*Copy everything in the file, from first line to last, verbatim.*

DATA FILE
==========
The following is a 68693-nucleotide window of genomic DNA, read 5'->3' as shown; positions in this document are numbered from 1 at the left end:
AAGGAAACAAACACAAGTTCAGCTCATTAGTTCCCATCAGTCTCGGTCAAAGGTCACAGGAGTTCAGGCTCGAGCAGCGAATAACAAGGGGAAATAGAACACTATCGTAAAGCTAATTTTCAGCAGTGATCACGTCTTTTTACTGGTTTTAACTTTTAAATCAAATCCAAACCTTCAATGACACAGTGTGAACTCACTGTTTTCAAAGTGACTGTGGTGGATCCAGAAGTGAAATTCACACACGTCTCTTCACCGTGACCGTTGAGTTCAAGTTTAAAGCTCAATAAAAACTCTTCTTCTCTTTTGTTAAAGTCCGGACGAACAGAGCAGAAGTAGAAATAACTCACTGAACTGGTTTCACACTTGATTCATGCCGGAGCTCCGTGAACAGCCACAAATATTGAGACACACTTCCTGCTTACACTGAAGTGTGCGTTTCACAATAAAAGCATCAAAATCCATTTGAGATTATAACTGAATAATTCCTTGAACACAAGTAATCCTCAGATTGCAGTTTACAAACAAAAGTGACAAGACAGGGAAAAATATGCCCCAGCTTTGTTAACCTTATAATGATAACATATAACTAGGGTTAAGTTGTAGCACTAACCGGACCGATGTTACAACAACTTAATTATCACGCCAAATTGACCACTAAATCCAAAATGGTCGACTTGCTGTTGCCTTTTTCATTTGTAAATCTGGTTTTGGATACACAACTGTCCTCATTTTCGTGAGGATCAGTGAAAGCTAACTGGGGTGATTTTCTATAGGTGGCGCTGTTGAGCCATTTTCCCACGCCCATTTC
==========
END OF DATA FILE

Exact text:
The following is a 68693-nucleotide window of genomic DNA, read 5'->3' as shown; positions in this document are numbered from 1 at the left end:
AAGGAAACAAACACAAGTTCAGCTCATTAGTTCCCATCAGTCTCGGTCAAAGGTCACAGGAGTTCAGGCTCGAGCAGCGAATAACAAGGGGAAATAGAACACTATCGTAAAGCTAATTTTCAGCAGTGATCACGTCTTTTTACTGGTTTTAACTTTTAAATCAAATCCAAACCTTCAATGACACAGTGTGAACTCACTGTTTTCAAAGTGACTGTGGTGGATCCAGAAGTGAAATTCACACACGTCTCTTCACCGTGACCGTTGAGTTCAAGTTTAAAGCTCAATAAAAACTCTTCTTCTCTTTTGTTAAAGTCCGGACGAACAGAGCAGAAGTAGAAATAACTCACTGAACTGGTTTCACACTTGATTCATGCCGGAGCTCCGTGAACAGCCACAAATATTGAGACACACTTCCTGCTTACACTGAAGTGTGCGTTTCACAATAAAAGCATCAAAATCCATTTGAGATTATAACTGAATAATTCCTTGAACACAAGTAATCCTCAGATTGCAGTTTACAAACAAAAGTGACAAGACAGGGAAAAATATGCCCCAGCTTTGTTAACCTTATAATGATAACATATAACTAGGGTTAAGTTGTAGCACTAACCGGACCGATGTTACAACAACTTAATTATCACGCCAAATTGACCACTAAATCCAAAATGGTCGACTTGCTGTTGCCTTTTTCATTTGTAAATCTGGTTTTGGATACACAACTGTCCTCATTTTCGTGAGGATCAGTGAAAGCTAACTGGGGTGATTTTCTATAGGTGGCGCTGTTGAGCCATTTTCCCACGCCCATTTC